Updated: Jun 15
With so many different painters in Oklahoma you are going to get a lot of different answers to this question; what products will you use to paint my cabinets in my home? This is an important question you need to ask because the answer will determine how long you will have to wait to using your kitchen or bathroom? Will you have to stay somewhere else while they are painting and sometimes even longer? Is my home and my family at risk while you are painting? Continue reading to learn about things you need to ask your painter.
What Are The VOC Levels In Your Coating?
One of the most important questions to ask your refinisher is what are the VOC levels in your coating. Usually you and your family are living in your home during your cabinet renovation. VOC (Volatile Organic Compounds) levels are important because higher VOC levels are linked to health issues like headaches or dizziness and more severe issues such as kidney or liver damage or damage to the central nervous system. Some V.O.C.’s are known carcinogens. Carcinogens are chemicals that cause cancers.
The Environmental Protection Agency (EPA) determined that VOC levels at 250 g/l or less is considered low VOC. To give you an example, Kem-Aqua by Sherwin Williams has V.O.C.’s at exactly 250 g/l. The most popular product that painters like to use on cabinets is solvent based lacquers which have VOC levels over 500. Conversion Varnishes are also popular with painters as well but their VOC levels are over 600. Another concern with solvent based coatings is that they are combustible and if not handled properly can cause significant damage or loss to you home.
Our clients health and safety is important to us and we researched to find the best products on the market. One of the main reasons we chose to use water- based polyurethanes is because of the low VOC levels. These coatings contain V.O.C.’s around 50 g/l or 5 times lower levels of V.O.C.’s than the standard set by the EPA. (These levels will vary from manufacturer to manufacturer). Our coatings are industrial grade and are used in commercial settings for benches, bar tops and of course cabinetry.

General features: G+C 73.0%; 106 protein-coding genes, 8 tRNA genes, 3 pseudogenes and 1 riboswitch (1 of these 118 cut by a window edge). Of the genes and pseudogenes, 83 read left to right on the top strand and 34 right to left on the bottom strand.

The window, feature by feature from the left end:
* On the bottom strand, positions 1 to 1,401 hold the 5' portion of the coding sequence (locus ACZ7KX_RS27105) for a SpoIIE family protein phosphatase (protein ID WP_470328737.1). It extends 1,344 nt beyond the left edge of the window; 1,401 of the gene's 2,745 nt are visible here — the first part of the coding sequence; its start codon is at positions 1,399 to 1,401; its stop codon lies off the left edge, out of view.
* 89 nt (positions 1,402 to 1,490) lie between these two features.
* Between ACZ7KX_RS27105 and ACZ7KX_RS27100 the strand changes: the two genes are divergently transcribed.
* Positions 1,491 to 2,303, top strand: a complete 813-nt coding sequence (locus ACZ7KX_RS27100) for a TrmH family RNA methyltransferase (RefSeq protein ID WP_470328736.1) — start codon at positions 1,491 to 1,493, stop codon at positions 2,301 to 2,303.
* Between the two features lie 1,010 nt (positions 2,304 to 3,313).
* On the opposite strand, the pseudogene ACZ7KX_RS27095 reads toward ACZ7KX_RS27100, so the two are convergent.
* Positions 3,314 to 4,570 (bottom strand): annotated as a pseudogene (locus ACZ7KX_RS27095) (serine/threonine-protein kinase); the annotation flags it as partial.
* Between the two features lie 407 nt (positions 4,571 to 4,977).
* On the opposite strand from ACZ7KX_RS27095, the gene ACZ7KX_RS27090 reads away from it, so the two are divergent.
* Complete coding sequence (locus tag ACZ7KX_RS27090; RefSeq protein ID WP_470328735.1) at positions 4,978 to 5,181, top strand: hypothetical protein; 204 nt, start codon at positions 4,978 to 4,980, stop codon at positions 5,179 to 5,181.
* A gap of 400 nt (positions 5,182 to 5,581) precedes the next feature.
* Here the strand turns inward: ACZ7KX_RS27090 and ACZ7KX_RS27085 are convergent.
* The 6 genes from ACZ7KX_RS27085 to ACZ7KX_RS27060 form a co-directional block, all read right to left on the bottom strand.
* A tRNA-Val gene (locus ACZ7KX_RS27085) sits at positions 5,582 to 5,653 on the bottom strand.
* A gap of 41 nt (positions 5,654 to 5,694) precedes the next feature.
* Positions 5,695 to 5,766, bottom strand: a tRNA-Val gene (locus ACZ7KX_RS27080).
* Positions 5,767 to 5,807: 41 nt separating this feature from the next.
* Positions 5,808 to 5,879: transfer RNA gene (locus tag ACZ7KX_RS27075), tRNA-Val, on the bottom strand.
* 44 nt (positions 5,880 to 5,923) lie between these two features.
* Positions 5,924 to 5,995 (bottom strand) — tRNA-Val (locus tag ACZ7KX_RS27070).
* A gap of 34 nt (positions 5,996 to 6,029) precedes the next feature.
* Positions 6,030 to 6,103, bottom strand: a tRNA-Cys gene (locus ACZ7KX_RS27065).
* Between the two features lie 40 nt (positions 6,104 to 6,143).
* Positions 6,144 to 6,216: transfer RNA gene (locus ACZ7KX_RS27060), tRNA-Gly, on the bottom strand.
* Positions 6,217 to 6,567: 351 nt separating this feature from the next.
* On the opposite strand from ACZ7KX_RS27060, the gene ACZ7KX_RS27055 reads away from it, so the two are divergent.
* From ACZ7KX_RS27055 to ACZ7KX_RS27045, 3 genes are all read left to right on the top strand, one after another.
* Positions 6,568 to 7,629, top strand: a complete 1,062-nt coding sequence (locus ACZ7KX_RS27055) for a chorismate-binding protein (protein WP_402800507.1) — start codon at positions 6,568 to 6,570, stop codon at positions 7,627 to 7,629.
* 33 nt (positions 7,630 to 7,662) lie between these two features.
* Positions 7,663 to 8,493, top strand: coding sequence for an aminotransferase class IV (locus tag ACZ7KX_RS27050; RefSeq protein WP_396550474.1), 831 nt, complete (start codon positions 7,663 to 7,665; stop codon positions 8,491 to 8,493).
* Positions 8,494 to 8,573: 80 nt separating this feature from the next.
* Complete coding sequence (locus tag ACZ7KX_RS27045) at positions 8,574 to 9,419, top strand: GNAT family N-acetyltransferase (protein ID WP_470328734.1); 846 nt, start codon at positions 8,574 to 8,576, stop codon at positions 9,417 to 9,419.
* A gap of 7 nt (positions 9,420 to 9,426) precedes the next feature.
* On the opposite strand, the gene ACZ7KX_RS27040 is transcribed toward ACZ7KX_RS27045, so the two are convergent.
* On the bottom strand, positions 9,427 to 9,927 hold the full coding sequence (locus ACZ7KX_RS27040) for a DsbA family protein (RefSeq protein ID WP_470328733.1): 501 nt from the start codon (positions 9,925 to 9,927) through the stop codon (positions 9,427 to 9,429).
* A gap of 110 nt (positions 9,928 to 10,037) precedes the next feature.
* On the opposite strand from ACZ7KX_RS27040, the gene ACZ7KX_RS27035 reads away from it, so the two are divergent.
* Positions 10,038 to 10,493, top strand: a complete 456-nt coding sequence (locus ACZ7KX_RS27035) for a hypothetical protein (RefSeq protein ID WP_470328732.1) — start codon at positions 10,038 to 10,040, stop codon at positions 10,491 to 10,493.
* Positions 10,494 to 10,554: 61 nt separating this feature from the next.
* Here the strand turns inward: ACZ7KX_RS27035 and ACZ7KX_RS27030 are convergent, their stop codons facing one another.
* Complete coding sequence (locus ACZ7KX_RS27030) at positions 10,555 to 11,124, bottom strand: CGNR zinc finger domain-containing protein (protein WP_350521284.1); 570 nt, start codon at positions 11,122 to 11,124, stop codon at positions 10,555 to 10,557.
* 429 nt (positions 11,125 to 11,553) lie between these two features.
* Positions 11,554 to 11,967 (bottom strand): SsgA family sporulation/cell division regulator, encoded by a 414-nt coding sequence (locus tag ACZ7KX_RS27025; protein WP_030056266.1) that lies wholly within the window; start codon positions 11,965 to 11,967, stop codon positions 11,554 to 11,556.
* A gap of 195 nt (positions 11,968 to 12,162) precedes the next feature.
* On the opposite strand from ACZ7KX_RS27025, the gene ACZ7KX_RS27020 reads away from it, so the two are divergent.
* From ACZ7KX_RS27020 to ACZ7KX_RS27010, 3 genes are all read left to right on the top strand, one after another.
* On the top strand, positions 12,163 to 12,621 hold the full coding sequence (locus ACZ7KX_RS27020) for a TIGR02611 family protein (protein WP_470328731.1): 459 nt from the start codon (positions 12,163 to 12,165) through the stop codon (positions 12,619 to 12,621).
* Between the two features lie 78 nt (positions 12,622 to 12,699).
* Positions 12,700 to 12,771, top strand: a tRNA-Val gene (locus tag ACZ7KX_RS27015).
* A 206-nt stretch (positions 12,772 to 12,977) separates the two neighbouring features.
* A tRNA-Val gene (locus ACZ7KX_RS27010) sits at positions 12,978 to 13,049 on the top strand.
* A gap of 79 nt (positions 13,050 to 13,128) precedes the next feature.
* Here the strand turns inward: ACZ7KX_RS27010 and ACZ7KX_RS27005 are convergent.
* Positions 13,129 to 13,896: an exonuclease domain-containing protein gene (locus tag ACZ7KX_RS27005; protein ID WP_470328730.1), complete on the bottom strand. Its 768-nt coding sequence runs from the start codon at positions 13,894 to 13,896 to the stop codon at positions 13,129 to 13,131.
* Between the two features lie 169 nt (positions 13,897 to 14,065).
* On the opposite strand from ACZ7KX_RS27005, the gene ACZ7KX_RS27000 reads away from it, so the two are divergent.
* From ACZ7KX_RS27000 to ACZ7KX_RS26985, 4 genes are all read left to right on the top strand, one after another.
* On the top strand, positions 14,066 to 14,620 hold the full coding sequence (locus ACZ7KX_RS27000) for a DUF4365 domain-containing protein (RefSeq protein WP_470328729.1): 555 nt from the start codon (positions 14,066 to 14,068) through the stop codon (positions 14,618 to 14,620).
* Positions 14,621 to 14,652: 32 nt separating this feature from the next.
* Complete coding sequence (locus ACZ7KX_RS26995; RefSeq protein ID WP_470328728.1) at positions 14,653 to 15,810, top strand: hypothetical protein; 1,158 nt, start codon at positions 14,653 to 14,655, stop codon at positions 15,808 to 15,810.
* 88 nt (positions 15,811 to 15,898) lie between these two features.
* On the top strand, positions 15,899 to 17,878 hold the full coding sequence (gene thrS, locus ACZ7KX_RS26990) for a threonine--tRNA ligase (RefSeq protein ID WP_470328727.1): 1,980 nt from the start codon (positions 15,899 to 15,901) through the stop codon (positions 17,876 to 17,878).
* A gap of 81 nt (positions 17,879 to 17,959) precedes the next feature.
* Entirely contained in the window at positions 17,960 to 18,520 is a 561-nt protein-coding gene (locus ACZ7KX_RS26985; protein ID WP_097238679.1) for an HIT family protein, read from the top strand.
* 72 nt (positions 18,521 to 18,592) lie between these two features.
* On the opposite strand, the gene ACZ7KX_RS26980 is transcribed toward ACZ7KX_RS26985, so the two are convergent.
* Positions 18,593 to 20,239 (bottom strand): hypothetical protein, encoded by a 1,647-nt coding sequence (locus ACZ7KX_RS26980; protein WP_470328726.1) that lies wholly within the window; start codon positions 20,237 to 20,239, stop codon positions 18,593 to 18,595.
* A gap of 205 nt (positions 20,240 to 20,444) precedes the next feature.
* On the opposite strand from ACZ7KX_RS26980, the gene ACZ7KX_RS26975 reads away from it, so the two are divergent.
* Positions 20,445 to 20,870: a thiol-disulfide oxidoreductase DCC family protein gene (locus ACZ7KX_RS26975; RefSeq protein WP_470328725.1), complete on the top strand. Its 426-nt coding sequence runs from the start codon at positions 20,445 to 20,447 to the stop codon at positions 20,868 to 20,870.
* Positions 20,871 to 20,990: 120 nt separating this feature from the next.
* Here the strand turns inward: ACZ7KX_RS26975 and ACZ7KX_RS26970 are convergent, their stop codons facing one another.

How Long Is The Full Cure Time Of The Coating?
While this question may not seem like a readily obvious question to ask, most homeowners overlook this question while considering a cabinet refinisher. The reason this question is important to ask is because the answer will determine how quickly you can regain full access to your kitchen or bathroom without fear of damaging your newly refinished cabinets.
There are some water-based paints that meet the KCMA performance standards that are used by cabinet refinishers such as Sherwin Williams Emerald Urethane or Benjamin Moore Advance. While they produce a nice finish and are somewhat durable once fully cured, they can take 30 days to fully cure and could take even longer than that in the darker colors because they have less solids in them.
A paint that is dry to the touch but not fully cured will have a gummy or rubbery type feel to it and can be easily damaged until it reaches full hardness. Like I mentioned, some refinishers use these paints to great success and are an acceptable coatings but there are better options still available for your cabinets.
The coating we use is stackable in 8 hours and light colors are fully cured in 7 days. (We ask 14 days for darker colors) When we say stackable this means you can lightly use your cabinets 8 hours after the last coat is sprayed so you can be back in your kitchen the day after we finish.
Is the Coating Specifically Designed For Cabinetry?
Many painters will tell you that their coating is designed for cabinetry but is it really?
Lacquer and oil based coatings have been the go to for cabinet painters for years because of the low cost and quick application but they have many disadvantages. For starters they are not moisture resistant. If you have a small crack or chip in the coating and water gets through then lacquer and oil based coatings can quickly fail. They will also yellow over time. The other big disadvantages to lacquer and oil based coatings is the high VOC levels which can make you sick and cause permanent damage or even death, the long off gassing times of 30 days or more, and they are combustible which means there is an explosion risk.
Conversion varnish is a bit stronger than lacquer but you have the same health risks and there could be formaldehyde in your coating which can cause extreme health issues.
Many painters have moved to trim paints like Emerald Urethane or Advance but they can still yellow, do not hold up to moisture and hand oils, and they take 30 days or longer to fully cure. They will usually use BIN Shellac for primer to block tannins and dye migration but you run into the solvent based issues of possible combustion, high VOCs and lack of moisture resistance. There are one component coatings like Cabinet Coat but again, same issues.
We use an industrial two component product specifically designed for cabinetry. It is moisture resistant, chemical resistant, non- yellowing, fully cured in 7 days, no off gassing, and extremely safe to use in your home. We have done extreme testing with our coatings and are confident that we are providing you a long lasting, durable finish. We can wipe our doors with acetone and the coating will not come off. Try that with any coatings mentioned above and I know for a fact you will not have the same results.